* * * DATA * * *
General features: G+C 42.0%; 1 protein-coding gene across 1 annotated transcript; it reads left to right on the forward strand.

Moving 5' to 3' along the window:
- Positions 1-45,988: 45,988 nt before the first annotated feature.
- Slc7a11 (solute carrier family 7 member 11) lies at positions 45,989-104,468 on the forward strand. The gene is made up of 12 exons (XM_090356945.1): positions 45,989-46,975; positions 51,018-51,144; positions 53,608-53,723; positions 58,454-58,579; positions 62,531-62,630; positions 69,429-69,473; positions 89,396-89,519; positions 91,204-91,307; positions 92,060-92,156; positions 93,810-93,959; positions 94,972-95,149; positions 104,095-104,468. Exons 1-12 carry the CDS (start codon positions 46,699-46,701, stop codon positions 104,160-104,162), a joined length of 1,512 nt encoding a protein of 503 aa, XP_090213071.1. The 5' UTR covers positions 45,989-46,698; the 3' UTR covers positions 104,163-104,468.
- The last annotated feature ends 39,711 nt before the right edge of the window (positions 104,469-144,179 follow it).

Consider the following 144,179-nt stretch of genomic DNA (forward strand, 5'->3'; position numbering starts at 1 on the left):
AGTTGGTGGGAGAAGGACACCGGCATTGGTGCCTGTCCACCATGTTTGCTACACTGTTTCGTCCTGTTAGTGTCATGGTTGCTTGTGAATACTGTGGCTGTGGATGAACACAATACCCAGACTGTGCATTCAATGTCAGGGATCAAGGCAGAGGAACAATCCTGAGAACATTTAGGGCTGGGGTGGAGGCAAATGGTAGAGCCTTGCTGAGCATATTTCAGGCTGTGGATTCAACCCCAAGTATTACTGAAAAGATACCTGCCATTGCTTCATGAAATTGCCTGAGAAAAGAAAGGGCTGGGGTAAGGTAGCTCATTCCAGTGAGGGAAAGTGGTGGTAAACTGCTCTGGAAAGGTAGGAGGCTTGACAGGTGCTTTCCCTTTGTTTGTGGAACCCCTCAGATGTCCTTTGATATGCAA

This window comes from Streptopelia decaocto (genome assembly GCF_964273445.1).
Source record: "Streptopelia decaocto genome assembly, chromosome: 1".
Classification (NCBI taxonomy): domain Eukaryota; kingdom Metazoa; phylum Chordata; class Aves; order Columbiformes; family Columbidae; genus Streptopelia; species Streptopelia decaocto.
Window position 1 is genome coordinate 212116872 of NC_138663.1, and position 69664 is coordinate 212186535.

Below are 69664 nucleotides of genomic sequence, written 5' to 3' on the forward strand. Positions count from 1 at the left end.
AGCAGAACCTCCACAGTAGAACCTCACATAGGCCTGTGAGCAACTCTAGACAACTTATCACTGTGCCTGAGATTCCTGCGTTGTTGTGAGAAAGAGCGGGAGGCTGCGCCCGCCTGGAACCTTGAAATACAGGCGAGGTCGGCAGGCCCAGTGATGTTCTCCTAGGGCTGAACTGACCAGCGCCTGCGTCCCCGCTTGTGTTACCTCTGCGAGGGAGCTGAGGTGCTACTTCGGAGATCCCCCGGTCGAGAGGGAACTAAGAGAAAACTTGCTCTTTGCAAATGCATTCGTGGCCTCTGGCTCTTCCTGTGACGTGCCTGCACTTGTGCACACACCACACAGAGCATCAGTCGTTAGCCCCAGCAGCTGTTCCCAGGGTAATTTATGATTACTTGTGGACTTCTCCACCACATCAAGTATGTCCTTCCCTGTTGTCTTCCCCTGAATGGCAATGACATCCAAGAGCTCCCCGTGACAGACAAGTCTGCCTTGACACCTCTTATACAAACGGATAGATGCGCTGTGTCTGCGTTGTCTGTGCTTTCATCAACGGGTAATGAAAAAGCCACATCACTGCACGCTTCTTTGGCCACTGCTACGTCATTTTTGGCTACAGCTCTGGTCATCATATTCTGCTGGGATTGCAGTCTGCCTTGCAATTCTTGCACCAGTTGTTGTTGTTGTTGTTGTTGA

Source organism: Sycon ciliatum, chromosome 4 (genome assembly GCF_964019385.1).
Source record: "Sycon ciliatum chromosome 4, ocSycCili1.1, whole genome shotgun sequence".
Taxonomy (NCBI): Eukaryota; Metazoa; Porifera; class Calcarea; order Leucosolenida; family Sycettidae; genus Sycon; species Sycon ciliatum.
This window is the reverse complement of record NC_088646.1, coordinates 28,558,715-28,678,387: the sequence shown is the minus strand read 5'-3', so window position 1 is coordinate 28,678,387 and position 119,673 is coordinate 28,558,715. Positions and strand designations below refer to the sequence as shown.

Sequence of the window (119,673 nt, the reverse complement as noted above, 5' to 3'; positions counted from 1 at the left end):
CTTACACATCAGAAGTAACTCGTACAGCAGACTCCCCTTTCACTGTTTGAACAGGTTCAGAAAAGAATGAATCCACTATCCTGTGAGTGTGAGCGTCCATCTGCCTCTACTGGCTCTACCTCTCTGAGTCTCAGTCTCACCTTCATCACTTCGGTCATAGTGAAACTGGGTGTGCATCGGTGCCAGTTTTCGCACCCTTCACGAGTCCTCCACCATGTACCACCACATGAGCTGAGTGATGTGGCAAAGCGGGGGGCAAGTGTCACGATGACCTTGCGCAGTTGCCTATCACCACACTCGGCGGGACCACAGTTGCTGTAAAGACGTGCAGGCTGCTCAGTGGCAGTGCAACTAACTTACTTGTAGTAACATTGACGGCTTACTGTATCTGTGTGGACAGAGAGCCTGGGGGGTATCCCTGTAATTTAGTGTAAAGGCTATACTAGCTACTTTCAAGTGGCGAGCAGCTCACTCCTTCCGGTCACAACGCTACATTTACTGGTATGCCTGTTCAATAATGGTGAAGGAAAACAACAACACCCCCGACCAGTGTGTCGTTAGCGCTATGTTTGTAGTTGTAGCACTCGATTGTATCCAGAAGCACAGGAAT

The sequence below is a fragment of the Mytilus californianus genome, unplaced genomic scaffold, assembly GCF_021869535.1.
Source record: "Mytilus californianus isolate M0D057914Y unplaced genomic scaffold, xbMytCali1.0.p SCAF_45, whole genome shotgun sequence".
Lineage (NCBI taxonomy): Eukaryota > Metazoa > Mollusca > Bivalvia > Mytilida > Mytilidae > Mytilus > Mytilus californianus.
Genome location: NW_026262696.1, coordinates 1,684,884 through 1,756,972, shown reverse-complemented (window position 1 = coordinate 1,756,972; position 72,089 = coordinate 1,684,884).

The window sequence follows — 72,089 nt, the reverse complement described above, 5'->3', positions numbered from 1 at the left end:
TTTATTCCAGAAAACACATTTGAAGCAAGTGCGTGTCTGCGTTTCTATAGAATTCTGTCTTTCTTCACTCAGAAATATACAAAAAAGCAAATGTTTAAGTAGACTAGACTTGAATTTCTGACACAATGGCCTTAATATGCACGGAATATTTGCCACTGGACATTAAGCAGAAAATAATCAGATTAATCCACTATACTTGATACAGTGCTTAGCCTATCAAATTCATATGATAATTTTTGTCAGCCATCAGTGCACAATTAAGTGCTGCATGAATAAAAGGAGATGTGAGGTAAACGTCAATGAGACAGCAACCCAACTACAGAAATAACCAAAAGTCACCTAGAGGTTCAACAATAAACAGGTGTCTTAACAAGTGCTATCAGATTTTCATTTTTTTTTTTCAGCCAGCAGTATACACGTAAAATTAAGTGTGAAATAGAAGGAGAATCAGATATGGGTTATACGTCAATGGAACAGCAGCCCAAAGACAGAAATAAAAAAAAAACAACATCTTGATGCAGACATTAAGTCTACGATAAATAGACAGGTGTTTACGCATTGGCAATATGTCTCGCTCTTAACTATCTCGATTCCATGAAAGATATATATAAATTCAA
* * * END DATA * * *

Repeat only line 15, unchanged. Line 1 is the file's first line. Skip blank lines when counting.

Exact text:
Source record: "Sycon ciliatum chromosome 4, ocSycCili1.1, whole genome shotgun sequence".